Bank guarantees and surety bonds
Bank guarantees, surety bonds, and similar products are what are known as conditional commitments, which means that the bank will fulfill the guarantee only if certain conditions are met. These guarantees are a good way of assuring your contractual partners that you are reliable and financially stable without you having to tie up your funds upfront.
- BCV makes a commitment to a creditor, such as a supplier, at your request and on your behalf (or on behalf of a third party) to pay a certain amount provided that the conditions set out in the guarantee are met.
- By using BCV for this type of transaction, you have the backing of a bank that is recognized for its solidity – all at a low fee for you.
- Our bank guarantees are only available to clients residing in Switzerland.
Examples of the most common guarantees
Building contractor’s guarantee
This type of guarantee is for construction projects. It replaces the 10% that project owners usually withhold in the event of any hidden flaws that may appear for a certain period after the work is completed. The project owner may demand payment of the amount of the guarantee if the flaws are not corrected. The guarantee period is generally between two and five years following the end of the building work. Similar guarantees exist in manufacturing, to ensure that machines sold by a supplier work properly.
Warranty bond or performance bond
This type of guarantee ensures that a supplier of goods or services meets all its contractual obligations. It normally represents 10% of the contract value. The guarantee will go beyond the end-date stipulated in the initial contract in order to cover any subsequent flaws found in the product or service.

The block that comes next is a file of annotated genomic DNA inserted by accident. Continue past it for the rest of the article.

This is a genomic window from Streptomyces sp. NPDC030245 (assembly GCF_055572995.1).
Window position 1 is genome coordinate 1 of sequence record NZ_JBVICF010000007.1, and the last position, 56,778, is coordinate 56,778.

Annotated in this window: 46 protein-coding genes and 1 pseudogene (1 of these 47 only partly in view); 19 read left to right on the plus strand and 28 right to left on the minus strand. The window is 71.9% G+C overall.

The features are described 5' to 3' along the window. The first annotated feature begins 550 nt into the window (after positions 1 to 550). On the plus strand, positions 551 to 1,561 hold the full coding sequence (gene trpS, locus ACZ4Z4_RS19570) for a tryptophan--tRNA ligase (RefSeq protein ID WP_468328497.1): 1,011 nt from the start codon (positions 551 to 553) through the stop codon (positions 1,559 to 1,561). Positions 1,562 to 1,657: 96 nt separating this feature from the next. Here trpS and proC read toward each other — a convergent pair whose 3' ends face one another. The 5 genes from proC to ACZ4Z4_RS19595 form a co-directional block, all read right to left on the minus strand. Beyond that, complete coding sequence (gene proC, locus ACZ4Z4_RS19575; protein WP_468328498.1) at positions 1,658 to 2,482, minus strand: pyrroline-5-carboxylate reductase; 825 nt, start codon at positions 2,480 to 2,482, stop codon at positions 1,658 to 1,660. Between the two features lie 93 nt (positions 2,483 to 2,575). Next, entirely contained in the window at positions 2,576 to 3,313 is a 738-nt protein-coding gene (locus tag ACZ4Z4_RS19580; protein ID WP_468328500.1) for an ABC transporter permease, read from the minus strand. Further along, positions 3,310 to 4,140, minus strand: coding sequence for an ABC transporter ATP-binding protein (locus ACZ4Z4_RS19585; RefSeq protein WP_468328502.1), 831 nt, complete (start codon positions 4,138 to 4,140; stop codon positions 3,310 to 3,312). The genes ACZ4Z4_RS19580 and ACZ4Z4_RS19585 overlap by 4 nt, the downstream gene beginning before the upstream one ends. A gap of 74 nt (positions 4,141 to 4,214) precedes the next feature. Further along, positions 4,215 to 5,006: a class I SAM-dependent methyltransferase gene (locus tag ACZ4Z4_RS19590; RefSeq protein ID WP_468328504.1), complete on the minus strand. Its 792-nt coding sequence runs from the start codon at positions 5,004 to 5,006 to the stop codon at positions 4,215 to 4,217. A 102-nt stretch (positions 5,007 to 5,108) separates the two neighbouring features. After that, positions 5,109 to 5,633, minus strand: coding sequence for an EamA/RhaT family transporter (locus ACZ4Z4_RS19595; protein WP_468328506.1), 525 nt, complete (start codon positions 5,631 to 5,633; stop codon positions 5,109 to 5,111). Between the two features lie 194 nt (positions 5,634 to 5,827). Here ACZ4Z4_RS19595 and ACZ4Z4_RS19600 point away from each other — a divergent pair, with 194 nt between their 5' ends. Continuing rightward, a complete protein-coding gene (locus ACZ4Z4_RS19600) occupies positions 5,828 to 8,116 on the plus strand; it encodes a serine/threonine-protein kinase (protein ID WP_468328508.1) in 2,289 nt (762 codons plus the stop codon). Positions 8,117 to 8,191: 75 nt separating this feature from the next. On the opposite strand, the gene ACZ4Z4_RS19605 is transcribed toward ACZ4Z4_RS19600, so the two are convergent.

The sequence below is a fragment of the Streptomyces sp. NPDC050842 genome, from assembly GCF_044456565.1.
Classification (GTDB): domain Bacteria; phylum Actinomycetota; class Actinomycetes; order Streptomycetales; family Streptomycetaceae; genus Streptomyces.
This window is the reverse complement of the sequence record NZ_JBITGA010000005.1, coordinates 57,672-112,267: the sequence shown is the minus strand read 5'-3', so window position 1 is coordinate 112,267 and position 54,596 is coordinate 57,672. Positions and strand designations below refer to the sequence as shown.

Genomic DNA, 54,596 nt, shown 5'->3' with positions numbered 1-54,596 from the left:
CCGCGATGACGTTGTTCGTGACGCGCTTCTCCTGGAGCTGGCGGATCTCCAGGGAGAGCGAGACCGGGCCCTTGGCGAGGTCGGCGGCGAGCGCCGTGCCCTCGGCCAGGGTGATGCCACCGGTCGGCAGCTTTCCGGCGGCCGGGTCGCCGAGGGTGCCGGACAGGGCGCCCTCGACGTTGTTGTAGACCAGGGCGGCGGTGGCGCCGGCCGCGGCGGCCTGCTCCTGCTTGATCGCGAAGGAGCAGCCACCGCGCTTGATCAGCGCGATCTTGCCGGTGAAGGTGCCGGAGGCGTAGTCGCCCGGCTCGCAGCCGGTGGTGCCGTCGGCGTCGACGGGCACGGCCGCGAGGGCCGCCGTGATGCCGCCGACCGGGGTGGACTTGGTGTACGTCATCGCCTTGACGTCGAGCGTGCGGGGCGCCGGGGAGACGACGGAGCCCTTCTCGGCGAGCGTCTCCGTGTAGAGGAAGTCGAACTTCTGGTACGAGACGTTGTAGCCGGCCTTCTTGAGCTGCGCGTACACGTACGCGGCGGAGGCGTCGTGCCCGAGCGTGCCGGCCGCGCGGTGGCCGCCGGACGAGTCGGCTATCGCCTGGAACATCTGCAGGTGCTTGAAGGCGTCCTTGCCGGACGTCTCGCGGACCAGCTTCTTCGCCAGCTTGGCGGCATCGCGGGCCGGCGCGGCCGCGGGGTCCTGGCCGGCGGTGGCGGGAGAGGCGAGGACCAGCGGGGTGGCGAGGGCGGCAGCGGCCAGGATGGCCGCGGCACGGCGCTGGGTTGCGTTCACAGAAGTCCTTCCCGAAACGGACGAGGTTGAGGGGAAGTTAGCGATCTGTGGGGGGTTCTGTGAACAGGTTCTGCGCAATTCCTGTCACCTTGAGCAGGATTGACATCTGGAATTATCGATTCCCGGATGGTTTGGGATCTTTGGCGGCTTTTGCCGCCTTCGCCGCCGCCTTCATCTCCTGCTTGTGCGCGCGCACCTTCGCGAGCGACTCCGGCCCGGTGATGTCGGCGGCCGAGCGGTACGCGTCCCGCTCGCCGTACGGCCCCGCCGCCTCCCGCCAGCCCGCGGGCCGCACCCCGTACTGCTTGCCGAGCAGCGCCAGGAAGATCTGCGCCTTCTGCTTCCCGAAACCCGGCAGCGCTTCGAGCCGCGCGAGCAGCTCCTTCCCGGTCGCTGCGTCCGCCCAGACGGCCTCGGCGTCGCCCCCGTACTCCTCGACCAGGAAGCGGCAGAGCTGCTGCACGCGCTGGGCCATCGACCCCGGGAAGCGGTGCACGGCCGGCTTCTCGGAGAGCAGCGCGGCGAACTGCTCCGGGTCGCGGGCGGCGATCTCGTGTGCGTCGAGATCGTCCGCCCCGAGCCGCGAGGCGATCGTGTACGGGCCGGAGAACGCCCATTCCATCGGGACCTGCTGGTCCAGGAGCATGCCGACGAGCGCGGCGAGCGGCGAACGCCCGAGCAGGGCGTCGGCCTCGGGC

Advance payment guarantee
In this case the bank makes a guarantee to the buyer of a product or service that any advance payments made to the seller will be reimbursed if the seller does not fully meet its contractual obligations. The guarantee period will go beyond the delivery date stipulated in the initial contract in order to cover any subsequent flaws found in the product or service. This type of guarantee comes into effect when the advance payment is paid into the seller's account.
How they are issued
BCV issues the guarantee directly to the beneficiary, if necessary via a third-party bank for authentication.
The beneficiary may request, or be legally required, to only accept guarantees issued by the beneficiary's bank. BCV, as the applicant’s bank, will then issue a counter-guarantee to the beneficiary's bank in order to cover the commitment.
The two main types of guarantee
A bank guarantee is a legal commitment that is separate from the original contractual obligation. It is payable upon written request by the beneficiary and upon submission of the confirmation required by the guarantee, and no objections can be made.
Bank guarantees are commonly used because they are extremely versatile – they can be used in almost all situations, on either the Swiss or international market.
Upon request, bank guarantees can be made subject to the International Chamber of Commerce's (ICC) Uniform Rules for Demand Guarantees (RUGD 758).
If the applicant does not meet its contractual obligations relating to the guarantee, the beneficiary may request payment.
In most cases, a written statement by the beneficiary made within the guarantee period is enough to receive payment.
For indirect guarantees, the request for payment must be submitted to the beneficiary’s bank. That bank will make the payment immediately if the request is valid. That bank will then receive payment in return through the counter-guarantee.
Surety bonds are governed by Article 492 of the Swiss Code of Obligations and therefore can only be used to guarantee the claims of Swiss creditors. The difference with bank guarantees is that surety bonds are dependent on the original contractual obligation; this is known as accessoriness. Surety bonds may be simple or joint and several. And the applicant can make exceptions and objections to any demand for payment.
If you have a credit limit that allows bank guarantees or surety bonds to be issued, you can submit your application directly to us using the forms available below under "Useful Documents."
Corporate current account
With this current account, managing your cash flow is simple, efficient and flexible.
Corporate treasury account
With this account, you can facilitate payment transactions and make the most of surplus cash (supported currencies: CHF, EUR, USD, GBP).